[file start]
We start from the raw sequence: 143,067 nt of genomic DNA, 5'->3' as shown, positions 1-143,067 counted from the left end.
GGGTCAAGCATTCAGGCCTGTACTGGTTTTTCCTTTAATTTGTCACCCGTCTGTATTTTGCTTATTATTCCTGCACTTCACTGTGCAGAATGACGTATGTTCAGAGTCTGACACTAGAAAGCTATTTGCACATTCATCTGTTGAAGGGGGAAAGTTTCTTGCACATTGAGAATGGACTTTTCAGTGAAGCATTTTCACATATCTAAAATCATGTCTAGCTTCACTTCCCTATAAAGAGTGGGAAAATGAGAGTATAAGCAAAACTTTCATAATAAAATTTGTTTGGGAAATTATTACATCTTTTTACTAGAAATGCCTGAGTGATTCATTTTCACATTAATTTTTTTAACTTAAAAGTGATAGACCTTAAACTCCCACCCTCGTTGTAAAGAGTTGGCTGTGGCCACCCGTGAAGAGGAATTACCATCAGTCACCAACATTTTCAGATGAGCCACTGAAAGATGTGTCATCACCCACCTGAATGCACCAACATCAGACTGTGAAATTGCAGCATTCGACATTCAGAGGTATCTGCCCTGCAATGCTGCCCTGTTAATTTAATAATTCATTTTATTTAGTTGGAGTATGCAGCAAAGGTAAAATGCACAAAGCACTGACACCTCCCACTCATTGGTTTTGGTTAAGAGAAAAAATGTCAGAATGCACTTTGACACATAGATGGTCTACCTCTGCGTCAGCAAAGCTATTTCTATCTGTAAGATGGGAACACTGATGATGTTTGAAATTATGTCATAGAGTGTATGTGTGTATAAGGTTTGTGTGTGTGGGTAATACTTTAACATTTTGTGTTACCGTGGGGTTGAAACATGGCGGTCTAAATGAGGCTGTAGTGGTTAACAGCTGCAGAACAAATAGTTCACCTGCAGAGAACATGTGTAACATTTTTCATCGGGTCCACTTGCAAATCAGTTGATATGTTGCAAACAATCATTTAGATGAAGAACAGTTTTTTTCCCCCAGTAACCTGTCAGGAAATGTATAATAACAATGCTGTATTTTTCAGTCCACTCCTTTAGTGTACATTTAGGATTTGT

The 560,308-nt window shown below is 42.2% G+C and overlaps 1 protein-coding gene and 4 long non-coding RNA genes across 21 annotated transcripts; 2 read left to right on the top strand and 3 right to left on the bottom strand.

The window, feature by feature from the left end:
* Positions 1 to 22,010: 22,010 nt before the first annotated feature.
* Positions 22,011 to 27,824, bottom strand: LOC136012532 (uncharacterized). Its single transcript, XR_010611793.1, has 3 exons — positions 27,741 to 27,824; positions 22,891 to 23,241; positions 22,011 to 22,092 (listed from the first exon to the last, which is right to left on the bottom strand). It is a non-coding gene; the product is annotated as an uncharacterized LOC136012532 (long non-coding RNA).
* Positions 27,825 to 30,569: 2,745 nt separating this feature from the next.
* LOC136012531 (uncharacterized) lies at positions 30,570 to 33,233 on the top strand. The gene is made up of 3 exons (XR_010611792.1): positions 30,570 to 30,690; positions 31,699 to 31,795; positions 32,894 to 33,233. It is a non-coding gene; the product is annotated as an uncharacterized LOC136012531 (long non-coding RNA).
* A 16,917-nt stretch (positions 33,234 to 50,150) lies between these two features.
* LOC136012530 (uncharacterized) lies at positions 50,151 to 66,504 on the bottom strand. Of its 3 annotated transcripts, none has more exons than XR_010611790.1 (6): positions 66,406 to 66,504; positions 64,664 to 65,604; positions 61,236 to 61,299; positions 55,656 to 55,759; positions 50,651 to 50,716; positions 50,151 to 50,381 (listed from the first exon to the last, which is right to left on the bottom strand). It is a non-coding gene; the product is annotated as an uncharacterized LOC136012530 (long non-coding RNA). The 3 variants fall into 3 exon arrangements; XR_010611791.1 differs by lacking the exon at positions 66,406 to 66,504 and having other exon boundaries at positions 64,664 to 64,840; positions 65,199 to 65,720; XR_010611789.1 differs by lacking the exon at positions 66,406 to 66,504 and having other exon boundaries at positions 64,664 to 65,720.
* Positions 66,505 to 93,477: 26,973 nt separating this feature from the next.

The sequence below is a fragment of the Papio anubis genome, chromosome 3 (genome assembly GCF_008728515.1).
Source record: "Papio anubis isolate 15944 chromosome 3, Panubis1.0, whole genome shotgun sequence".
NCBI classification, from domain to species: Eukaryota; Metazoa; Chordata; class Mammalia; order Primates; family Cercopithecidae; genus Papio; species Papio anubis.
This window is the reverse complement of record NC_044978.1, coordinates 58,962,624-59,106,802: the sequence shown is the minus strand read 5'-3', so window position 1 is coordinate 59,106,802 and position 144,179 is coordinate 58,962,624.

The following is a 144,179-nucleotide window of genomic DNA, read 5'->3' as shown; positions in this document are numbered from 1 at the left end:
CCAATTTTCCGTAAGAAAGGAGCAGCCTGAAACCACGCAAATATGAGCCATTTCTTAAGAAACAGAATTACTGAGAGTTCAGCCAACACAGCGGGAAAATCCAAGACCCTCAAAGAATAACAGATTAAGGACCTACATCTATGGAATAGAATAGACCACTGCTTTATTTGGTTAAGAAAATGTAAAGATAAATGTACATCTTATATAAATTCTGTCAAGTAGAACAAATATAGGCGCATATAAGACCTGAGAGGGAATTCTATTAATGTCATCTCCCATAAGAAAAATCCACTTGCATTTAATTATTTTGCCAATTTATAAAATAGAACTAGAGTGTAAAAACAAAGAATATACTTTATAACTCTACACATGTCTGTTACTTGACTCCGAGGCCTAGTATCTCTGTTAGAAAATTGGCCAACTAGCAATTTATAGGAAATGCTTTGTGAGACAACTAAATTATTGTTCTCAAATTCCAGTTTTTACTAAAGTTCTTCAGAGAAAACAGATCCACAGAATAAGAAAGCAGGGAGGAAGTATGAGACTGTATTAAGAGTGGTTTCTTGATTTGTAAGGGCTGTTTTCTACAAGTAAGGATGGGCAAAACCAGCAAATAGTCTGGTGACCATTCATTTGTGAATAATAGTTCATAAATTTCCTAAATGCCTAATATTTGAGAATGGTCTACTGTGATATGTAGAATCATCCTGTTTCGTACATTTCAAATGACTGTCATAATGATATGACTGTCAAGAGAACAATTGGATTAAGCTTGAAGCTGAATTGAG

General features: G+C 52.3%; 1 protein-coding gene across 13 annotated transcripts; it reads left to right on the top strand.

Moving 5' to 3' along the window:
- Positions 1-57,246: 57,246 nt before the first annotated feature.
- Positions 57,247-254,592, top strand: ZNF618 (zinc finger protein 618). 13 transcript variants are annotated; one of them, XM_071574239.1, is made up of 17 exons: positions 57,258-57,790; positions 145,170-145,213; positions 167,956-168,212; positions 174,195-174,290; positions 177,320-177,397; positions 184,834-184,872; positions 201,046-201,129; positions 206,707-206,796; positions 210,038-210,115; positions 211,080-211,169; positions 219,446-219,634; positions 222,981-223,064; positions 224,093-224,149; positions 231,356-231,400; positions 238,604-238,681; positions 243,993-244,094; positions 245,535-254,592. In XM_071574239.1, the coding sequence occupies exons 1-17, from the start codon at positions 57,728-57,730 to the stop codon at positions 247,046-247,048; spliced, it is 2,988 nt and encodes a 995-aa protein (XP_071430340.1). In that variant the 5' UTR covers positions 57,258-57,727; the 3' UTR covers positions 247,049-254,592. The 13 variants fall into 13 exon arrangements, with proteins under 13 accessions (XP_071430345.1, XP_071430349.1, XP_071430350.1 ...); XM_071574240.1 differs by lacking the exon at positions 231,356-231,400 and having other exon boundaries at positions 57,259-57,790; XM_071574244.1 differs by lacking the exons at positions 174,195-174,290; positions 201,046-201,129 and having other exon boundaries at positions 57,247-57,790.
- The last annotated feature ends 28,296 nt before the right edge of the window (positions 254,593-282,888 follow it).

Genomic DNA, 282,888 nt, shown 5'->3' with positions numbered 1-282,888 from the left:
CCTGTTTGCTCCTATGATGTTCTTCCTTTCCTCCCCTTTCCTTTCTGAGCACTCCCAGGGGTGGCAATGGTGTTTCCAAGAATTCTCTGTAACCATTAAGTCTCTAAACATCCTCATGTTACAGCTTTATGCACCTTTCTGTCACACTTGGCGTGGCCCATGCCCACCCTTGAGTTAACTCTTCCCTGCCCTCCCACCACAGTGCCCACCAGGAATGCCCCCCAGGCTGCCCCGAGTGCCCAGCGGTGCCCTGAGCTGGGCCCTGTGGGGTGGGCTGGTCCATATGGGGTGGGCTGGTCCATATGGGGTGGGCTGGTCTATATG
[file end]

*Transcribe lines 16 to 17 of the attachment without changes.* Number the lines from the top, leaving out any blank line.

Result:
The following is a 144,179-nucleotide window of genomic DNA, read 5'->3' as shown; positions in this document are numbered from 1 at the left end:
CCAATTTTCCGTAAGAAAGGAGCAGCCTGAAACCACGCAAATATGAGCCATTTCTTAAGAAACAGAATTACTGAGAGTTCAGCCAACACAGCGGGAAAATCCAAGACCCTCAAAGAATAACAGATTAAGGACCTACATCTATGGAATAGAATAGACCACTGCTTTATTTGGTTAAGAAAATGTAAAGATAAATGTACATCTTATATAAATTCTGTCAAGTAGAACAAATATAGGCGCATATAAGACCTGAGAGGGAATTCTATTAATGTCATCTCCCATAAGAAAAATCCACTTGCATTTAATTATTTTGCCAATTTATAAAATAGAACTAGAGTGTAAAAACAAAGAATATACTTTATAACTCTACACATGTCTGTTACTTGACTCCGAGGCCTAGTATCTCTGTTAGAAAATTGGCCAACTAGCAATTTATAGGAAATGCTTTGTGAGACAACTAAATTATTGTTCTCAAATTCCAGTTTTTACTAAAGTTCTTCAGAGAAAACAGATCCACAGAATAAGAAAGCAGGGAGGAAGTATGAGACTGTATTAAGAGTGGTTTCTTGATTTGTAAGGGCTGTTTTCTACAAGTAAGGATGGGCAAAACCAGCAAATAGTCTGGTGACCATTCATTTGTGAATAATAGTTCATAAATTTCCTAAATGCCTAATATTTGAGAATGGTCTACTGTGATATGTAGAATCATCCTGTTTCGTACATTTCAAATGACTGTCATAATGATATGACTGTCAAGAGAACAATTGGATTAAGCTTGAAGCTGAATTGAG